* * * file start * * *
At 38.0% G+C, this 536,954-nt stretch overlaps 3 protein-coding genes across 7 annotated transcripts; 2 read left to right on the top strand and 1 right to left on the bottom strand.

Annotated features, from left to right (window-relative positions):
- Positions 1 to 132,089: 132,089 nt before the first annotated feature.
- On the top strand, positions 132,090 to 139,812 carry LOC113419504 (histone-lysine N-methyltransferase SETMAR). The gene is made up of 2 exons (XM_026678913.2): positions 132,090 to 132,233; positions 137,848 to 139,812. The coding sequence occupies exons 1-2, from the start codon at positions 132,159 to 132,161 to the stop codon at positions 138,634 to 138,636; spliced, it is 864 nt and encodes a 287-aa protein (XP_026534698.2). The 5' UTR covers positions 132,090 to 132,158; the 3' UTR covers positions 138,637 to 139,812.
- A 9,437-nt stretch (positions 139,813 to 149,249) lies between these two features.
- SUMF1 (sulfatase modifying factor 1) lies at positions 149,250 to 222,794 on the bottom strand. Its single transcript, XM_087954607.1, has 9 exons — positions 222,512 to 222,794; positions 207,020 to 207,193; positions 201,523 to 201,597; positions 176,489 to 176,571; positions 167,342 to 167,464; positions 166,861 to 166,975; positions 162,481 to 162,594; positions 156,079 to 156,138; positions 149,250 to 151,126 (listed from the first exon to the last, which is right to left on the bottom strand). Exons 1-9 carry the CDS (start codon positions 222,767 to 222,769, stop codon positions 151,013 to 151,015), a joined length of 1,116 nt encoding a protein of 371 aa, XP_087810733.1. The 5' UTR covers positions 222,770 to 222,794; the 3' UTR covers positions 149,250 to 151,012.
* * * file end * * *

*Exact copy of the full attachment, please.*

At 38.0% G+C, this 536,954-nt stretch overlaps 3 protein-coding genes across 7 annotated transcripts; 2 read left to right on the top strand and 1 right to left on the bottom strand.

Annotated features, from left to right (window-relative positions):
- Positions 1 to 132,089: 132,089 nt before the first annotated feature.
- On the top strand, positions 132,090 to 139,812 carry LOC113419504 (histone-lysine N-methyltransferase SETMAR). The gene is made up of 2 exons (XM_026678913.2): positions 132,090 to 132,233; positions 137,848 to 139,812. The coding sequence occupies exons 1-2, from the start codon at positions 132,159 to 132,161 to the stop codon at positions 138,634 to 138,636; spliced, it is 864 nt and encodes a 287-aa protein (XP_026534698.2). The 5' UTR covers positions 132,090 to 132,158; the 3' UTR covers positions 138,637 to 139,812.
- A 9,437-nt stretch (positions 139,813 to 149,249) lies between these two features.
- SUMF1 (sulfatase modifying factor 1) lies at positions 149,250 to 222,794 on the bottom strand. Its single transcript, XM_087954607.1, has 9 exons — positions 222,512 to 222,794; positions 207,020 to 207,193; positions 201,523 to 201,597; positions 176,489 to 176,571; positions 167,342 to 167,464; positions 166,861 to 166,975; positions 162,481 to 162,594; positions 156,079 to 156,138; positions 149,250 to 151,126 (listed from the first exon to the last, which is right to left on the bottom strand). Exons 1-9 carry the CDS (start codon positions 222,767 to 222,769, stop codon positions 151,013 to 151,015), a joined length of 1,116 nt encoding a protein of 371 aa, XP_087810733.1. The 5' UTR covers positions 222,770 to 222,794; the 3' UTR covers positions 149,250 to 151,012.